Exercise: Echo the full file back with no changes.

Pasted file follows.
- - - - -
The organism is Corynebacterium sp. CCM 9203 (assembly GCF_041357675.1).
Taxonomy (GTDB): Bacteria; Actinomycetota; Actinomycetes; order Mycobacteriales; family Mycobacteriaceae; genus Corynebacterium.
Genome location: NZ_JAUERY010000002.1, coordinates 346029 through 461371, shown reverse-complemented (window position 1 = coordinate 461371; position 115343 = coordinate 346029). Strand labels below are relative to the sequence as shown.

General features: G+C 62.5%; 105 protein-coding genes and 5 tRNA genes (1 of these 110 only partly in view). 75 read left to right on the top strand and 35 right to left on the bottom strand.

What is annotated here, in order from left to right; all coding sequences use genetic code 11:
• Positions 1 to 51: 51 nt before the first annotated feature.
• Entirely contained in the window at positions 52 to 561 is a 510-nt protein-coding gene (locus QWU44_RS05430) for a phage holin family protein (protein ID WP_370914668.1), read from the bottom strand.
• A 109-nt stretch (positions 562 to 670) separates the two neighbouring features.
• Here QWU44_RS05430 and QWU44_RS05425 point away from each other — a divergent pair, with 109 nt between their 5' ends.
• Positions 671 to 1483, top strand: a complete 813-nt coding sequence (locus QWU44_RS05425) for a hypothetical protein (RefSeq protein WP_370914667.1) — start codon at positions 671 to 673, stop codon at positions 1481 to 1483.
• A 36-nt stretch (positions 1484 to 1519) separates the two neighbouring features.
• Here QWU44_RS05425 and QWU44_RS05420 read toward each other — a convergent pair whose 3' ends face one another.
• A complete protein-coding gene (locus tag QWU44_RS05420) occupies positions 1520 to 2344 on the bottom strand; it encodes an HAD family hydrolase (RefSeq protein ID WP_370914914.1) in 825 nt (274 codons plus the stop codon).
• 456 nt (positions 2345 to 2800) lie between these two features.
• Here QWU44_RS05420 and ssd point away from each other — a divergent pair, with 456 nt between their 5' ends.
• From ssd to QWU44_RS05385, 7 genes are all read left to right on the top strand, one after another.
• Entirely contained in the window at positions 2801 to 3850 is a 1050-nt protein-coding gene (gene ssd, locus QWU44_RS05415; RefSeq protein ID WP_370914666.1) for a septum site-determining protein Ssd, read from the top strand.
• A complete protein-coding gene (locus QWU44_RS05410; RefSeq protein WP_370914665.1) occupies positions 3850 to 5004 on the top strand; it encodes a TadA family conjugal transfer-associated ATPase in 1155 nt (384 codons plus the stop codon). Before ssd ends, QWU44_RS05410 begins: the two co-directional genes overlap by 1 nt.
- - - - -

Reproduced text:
The organism is Corynebacterium sp. CCM 9203 (assembly GCF_041357675.1).
Taxonomy (GTDB): Bacteria; Actinomycetota; Actinomycetes; order Mycobacteriales; family Mycobacteriaceae; genus Corynebacterium.
Genome location: NZ_JAUERY010000002.1, coordinates 346029 through 461371, shown reverse-complemented (window position 1 = coordinate 461371; position 115343 = coordinate 346029). Strand labels below are relative to the sequence as shown.

General features: G+C 62.5%; 105 protein-coding genes and 5 tRNA genes (1 of these 110 only partly in view). 75 read left to right on the top strand and 35 right to left on the bottom strand.

What is annotated here, in order from left to right; all coding sequences use genetic code 11:
• Positions 1 to 51: 51 nt before the first annotated feature.
• Entirely contained in the window at positions 52 to 561 is a 510-nt protein-coding gene (locus QWU44_RS05430) for a phage holin family protein (protein ID WP_370914668.1), read from the bottom strand.
• A 109-nt stretch (positions 562 to 670) separates the two neighbouring features.
• Here QWU44_RS05430 and QWU44_RS05425 point away from each other — a divergent pair, with 109 nt between their 5' ends.
• Positions 671 to 1483, top strand: a complete 813-nt coding sequence (locus QWU44_RS05425) for a hypothetical protein (RefSeq protein WP_370914667.1) — start codon at positions 671 to 673, stop codon at positions 1481 to 1483.
• A 36-nt stretch (positions 1484 to 1519) separates the two neighbouring features.
• Here QWU44_RS05425 and QWU44_RS05420 read toward each other — a convergent pair whose 3' ends face one another.
• A complete protein-coding gene (locus tag QWU44_RS05420) occupies positions 1520 to 2344 on the bottom strand; it encodes an HAD family hydrolase (RefSeq protein ID WP_370914914.1) in 825 nt (274 codons plus the stop codon).
• 456 nt (positions 2345 to 2800) lie between these two features.
• Here QWU44_RS05420 and ssd point away from each other — a divergent pair, with 456 nt between their 5' ends.
• From ssd to QWU44_RS05385, 7 genes are all read left to right on the top strand, one after another.
• Entirely contained in the window at positions 2801 to 3850 is a 1050-nt protein-coding gene (gene ssd, locus QWU44_RS05415; RefSeq protein ID WP_370914666.1) for a septum site-determining protein Ssd, read from the top strand.
• A complete protein-coding gene (locus QWU44_RS05410; RefSeq protein WP_370914665.1) occupies positions 3850 to 5004 on the top strand; it encodes a TadA family conjugal transfer-associated ATPase in 1155 nt (384 codons plus the stop codon). Before ssd ends, QWU44_RS05410 begins: the two co-directional genes overlap by 1 nt.